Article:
by Samantha Alvis
I’m excited to have the opportunity to share this country with my fellow students. I was lucky enough to travel to Namibia last summer and promptly fell in love with this country. With a landscape that reminds me of my native Arizona and wonderful, welcoming people, what’s not to love about Namibia?
When I opened the map in front of the group and traced our journey over our first 15 days, I think it’s safe to say that everyone was surprised by just how much of Namibia that we have seen in our time here.
Currently, we’re in a region I was lucky enough to visit in 2011. Three days ago, we arrived at the University of Namibia Ogongo Campus*, in the far north of the country. It’s quite the change from some of our earlier locations. We viewed the city life in Windhoek, the desert life at Gobabeb, experienced a bit of the seaside in Swakopmund and had a taste of tourism as we journeyed through Etosha National Park.
The north is different. Most of Namibia’s 2.1 million people live in the north. We began to notice this as we drove through towns like Ondangwa and Oshikati and experienced rush hour for the first time. We saw it the number of people enjoying a beverage at the 100s of tiny shabeens (bars), with names like New Paradise and New Life, that line the highways and towns.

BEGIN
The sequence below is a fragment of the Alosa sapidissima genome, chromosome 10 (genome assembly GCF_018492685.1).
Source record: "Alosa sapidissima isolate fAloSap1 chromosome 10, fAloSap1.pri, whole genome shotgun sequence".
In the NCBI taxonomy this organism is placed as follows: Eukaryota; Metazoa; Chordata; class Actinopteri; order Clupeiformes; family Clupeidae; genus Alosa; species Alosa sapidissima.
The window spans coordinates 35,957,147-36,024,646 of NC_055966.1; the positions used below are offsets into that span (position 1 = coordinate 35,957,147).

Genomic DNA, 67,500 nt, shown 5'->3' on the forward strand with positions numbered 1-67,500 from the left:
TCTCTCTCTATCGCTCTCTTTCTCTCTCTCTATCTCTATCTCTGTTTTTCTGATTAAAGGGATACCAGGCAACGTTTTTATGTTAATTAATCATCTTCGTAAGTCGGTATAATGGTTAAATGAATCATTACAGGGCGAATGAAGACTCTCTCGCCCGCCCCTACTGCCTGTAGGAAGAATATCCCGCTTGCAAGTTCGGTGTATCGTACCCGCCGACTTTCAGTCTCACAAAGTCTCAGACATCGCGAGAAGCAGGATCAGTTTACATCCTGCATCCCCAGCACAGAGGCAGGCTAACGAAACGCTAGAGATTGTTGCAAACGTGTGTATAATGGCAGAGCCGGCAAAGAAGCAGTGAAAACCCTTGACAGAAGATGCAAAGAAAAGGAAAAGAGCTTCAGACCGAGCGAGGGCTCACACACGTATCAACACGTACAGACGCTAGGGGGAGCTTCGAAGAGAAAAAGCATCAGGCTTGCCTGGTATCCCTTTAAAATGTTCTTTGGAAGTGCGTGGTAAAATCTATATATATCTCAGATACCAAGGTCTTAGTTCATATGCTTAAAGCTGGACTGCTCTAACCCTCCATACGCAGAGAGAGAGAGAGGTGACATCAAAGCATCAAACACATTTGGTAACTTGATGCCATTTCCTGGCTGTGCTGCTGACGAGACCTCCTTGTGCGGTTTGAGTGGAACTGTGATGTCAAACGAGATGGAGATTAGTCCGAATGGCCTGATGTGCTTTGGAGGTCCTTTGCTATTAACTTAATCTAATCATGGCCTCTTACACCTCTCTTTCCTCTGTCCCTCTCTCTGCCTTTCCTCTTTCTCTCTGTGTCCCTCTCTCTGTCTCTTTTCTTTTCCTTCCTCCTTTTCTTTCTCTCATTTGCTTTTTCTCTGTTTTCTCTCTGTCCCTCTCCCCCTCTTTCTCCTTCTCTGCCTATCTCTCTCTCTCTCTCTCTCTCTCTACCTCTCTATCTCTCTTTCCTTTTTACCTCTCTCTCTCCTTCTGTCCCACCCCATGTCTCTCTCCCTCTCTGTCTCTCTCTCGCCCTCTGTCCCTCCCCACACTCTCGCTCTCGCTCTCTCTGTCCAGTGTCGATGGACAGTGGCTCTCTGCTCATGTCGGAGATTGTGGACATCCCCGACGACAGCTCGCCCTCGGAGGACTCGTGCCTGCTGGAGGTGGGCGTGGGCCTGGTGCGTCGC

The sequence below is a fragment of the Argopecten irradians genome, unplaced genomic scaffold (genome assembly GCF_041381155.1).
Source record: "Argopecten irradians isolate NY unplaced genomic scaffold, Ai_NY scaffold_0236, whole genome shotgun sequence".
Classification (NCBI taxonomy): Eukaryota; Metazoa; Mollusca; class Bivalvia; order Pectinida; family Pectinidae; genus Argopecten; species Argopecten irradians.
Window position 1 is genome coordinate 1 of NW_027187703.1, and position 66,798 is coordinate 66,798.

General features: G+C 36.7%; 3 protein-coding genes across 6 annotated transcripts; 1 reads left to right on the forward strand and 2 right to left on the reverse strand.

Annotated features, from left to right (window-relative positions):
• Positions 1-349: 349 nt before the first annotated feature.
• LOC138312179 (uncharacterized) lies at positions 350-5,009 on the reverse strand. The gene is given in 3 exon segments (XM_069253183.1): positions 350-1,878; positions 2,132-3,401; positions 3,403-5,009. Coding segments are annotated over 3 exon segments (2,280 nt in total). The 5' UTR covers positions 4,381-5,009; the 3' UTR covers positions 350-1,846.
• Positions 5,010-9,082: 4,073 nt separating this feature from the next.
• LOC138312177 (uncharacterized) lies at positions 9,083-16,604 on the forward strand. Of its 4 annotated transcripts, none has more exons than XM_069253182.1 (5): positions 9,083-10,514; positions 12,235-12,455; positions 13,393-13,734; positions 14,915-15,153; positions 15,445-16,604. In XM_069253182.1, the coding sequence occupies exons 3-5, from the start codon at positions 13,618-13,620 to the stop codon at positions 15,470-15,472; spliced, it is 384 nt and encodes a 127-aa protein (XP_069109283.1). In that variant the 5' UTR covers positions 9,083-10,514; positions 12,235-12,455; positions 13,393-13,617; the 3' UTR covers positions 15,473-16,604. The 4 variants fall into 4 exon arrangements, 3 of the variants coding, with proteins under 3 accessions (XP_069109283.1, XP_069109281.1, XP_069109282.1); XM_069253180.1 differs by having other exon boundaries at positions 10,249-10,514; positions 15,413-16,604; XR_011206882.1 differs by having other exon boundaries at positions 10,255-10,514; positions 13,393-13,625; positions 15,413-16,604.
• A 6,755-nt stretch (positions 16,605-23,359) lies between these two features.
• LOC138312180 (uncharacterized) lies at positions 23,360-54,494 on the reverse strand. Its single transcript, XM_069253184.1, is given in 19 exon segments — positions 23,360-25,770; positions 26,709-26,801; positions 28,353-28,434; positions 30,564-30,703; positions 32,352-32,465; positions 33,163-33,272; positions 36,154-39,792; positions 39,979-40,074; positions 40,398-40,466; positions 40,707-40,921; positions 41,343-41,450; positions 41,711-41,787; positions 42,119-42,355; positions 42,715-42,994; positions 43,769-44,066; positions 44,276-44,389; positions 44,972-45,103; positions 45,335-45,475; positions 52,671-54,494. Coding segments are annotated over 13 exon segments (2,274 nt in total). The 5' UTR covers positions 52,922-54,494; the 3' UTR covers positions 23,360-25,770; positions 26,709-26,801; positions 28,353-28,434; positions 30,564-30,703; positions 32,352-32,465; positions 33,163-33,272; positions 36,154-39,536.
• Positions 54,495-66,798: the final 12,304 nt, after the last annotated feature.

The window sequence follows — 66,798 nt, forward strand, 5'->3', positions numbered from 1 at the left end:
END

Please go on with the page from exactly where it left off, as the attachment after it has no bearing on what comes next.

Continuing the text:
A large majority of the north is communal lands, with a communal farming and ranching system. Namibia’s north country gives a new meaning to open range … we realized this as we stopped multiple times for cattle, goat and donkey to cross the highway.
And in these communal lands, you also see communal living. We stopped at the Nakambale Traditonal Homestead and Museum on our way to Ogongo to learn about life in a traditional homestead. In a homestead, you may find 3-4 generations of a family living together. Different family members have huts to sleep in, the kitchen is outdoors and at night, the livestock are brought in for safekeeping.
As you drive along the roads, you’ll find that many of the homesteads are in transition. Among the traditional thatch huts and wooden fences, you’ll find cinder block structures and aluminum fencing.
Tradition and transition – these are two common themes I see in this country I love. While Namibia is a young country (gaining independence from South Africa just 22 years ago), it is still a country rich in tradition. It’s also a country in transition, trying to set an example for the continent in how to manage lands, educate people and create opportunities for future generations.
*If you’re trying to follow us on a map, find the Angola-Namibia border and look for Ogongo along the C-46 highway between Outapi and Oshakati.